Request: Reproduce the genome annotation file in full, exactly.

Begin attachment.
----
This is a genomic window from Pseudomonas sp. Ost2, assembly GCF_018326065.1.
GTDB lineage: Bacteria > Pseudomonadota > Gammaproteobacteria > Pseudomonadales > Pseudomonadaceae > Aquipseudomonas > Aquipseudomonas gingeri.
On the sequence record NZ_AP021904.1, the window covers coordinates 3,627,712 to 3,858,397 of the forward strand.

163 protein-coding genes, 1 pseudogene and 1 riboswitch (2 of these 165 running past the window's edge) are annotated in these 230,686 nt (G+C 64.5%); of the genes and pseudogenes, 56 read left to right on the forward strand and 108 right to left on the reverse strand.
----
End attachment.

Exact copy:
This is a genomic window from Pseudomonas sp. Ost2, assembly GCF_018326065.1.
GTDB lineage: Bacteria > Pseudomonadota > Gammaproteobacteria > Pseudomonadales > Pseudomonadaceae > Aquipseudomonas > Aquipseudomonas gingeri.
On the sequence record NZ_AP021904.1, the window covers coordinates 3,627,712 to 3,858,397 of the forward strand.

163 protein-coding genes, 1 pseudogene and 1 riboswitch (2 of these 165 running past the window's edge) are annotated in these 230,686 nt (G+C 64.5%); of the genes and pseudogenes, 56 read left to right on the forward strand and 108 right to left on the reverse strand.